The basis on which this historic compromise was made with astonishing speed is not clear. Experts’ opinions differ tremendously as to what really is behind the estimated price of $350 per 1,000 cubic meters and how fair it actually is, both for the Chinese and for the Russian side.

Both variants of gas supplies from Siberia to China (the “Eastern route” figuring in the contract and the “Western route” additionally negotiated right now) are capital-intensive mega-projects. It is Russia’s willingness to arrange and finance their realization that explains, at least in part, why the Chinese agreed to pay a price that, nominally, is more than twice as high as prices in China’s gas trade with Turkmenistan and Uzbekistan, Qatar or Australia.

On the other side, it is difficult to predict if this price will look good for Russia in, say, 10 to 15 years. Actually, in one stroke, China secured for itself a fixed-priced supply of gas of an annual size comparable with what Russia trades with Germany — until lately its biggest economic partner.

In the background of substantial shifts in the sphere of gas supplies in Europe, this desperate mega-deal with China looks like something bordering on the wholesale concession of Siberian resources to the dynamic and economically much stronger neighbor.

In arranging production at the two sites in question and building a pipeline 4,000 km long, Gazprom will have to rely on its own or borrowed money. It is also possible that the export of oil and gas technologies to Russia from Europe and North America may come under politically inspired sanctions.

As for the Chinese, they will simply have to wait — first for the new gas system with its vast and expensive infrastructure to be built and then, as some observers and bloggers allege, perhaps for an opportunity to seize this whole area as a move in the overall scheme of “regaining primordial Chinese lands” in Siberia and in the Russian Far East (in which the Crimea case may serve as a historic precedent).

In the footsteps of the recent tour of bilateral negotiations in Beijing, the Chinese put forward a plan to transform neighboring areas along the state border between Russia and China into a single economic zone. The idea is for China to supply skilled hands at expanding agricultural and other production on the Russian side of the border.

Meanwhile, independent experts have repeatedly aired the opinion that in joint endeavors, especially those concerning agriculture, it would be better for Russia to cooperate with Japanese partners — because they possess know-how more suitable for local conditions.

Besides, in contrast to China, Japan would not strive to massively and permanently populate the now almost empty Russia’s Far-Eastern plains.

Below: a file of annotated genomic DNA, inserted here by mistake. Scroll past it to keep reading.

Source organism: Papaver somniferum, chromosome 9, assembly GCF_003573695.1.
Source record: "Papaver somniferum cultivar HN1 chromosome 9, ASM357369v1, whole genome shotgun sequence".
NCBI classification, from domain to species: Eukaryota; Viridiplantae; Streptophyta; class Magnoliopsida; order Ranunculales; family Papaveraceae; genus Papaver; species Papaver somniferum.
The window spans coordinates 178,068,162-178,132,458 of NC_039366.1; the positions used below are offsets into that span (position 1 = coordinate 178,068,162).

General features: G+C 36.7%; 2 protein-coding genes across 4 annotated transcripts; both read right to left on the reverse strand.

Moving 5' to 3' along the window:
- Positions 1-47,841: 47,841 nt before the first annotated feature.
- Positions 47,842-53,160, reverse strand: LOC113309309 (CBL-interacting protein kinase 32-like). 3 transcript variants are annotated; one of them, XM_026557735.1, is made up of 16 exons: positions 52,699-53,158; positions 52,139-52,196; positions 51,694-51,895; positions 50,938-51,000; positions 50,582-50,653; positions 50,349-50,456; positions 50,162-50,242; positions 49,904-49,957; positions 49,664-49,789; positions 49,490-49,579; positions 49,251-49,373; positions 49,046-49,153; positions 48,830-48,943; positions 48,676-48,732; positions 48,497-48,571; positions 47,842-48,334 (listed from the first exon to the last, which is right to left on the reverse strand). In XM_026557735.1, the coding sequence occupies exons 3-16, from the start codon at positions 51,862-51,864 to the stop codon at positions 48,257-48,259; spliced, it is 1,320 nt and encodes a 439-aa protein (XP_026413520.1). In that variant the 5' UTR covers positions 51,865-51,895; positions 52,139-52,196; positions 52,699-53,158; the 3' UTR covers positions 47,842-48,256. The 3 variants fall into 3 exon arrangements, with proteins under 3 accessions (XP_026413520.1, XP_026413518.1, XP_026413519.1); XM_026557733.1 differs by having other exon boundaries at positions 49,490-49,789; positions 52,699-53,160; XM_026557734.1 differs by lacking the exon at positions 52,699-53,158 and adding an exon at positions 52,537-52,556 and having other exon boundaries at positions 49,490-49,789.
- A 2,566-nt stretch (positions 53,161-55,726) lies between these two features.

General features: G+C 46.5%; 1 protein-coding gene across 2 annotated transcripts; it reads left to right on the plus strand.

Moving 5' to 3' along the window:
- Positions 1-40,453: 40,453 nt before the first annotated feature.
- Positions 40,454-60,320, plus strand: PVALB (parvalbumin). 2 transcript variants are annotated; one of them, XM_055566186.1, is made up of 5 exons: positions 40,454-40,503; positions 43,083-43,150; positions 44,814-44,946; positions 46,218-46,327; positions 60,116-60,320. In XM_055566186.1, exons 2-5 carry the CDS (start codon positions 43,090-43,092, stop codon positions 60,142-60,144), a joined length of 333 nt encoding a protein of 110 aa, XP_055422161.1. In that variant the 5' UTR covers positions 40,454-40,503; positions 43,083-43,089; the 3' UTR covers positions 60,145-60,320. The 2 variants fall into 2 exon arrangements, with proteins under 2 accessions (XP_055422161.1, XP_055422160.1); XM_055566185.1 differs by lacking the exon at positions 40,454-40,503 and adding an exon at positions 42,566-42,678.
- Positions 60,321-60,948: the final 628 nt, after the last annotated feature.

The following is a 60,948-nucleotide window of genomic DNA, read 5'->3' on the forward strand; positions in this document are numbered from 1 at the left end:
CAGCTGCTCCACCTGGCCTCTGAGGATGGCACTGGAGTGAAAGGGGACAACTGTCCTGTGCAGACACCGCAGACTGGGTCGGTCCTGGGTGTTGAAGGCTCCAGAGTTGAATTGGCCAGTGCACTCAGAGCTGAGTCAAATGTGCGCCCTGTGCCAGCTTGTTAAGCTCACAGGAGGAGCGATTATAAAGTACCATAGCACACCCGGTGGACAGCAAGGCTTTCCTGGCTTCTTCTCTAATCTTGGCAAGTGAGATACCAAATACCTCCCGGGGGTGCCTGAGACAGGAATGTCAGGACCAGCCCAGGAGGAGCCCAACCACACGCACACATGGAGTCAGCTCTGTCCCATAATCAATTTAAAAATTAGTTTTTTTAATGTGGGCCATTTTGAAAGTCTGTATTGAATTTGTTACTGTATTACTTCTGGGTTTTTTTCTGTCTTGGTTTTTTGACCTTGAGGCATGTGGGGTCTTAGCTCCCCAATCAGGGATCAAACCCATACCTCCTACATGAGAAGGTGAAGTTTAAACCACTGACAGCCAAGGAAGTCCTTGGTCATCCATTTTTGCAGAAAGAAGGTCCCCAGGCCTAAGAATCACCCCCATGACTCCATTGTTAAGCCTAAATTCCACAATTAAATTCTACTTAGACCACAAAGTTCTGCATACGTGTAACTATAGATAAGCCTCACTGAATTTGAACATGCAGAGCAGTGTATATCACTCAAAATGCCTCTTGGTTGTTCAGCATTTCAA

Putin himself should clearly see that arranging his Eastern policy by putting all the eggs into one Chinese basket is a dangerous thing to do.

With the European direction of political and economic engagement at least temporarily closed and with a rather real threat of “Sinification” of Siberia and the Russian Far East, Putin is desperately striving to enhance the number of international partners. It may explain the extraordinary enthusiasm with which his recent Latin American tour and its pinnacle — the summit of the BRICS group in Brazil — was received by Russia’s mass media.

Sheer logic suggests that we are on the eve of some important moves by Russia directed at establishing more normal and favorable operating conditions for eventual long-term multilateral cooperation schemes, first of all — in its eastern regions.

However, changes in the political climate should be substantial enough to enable collaboration not only with China but also with Japan, South Korea, the rest of the BRICS countries (Brazil, Russia, India, China and South Africa), and, perhaps, the NAFTA group (U.S., Canada and Mexico).

All things considered, the Russian eagle has gotten itself into a rather precarious situation and has to look around for as many new partners and openings for business as possible.

Andrey Borodaevskiy (annabo36@mail.ru), an expert on world economy and international economic relations, was a professor at Seinan Gakuin University, Fukuoka, from 1994 to 2007.

  • giltedged

    The professor couldn’t find a job in Europe??? I would be surprised to learn that there is any country wishing to have itself roasted three times over. Perhaps only a Ukrainian blogger can explain it.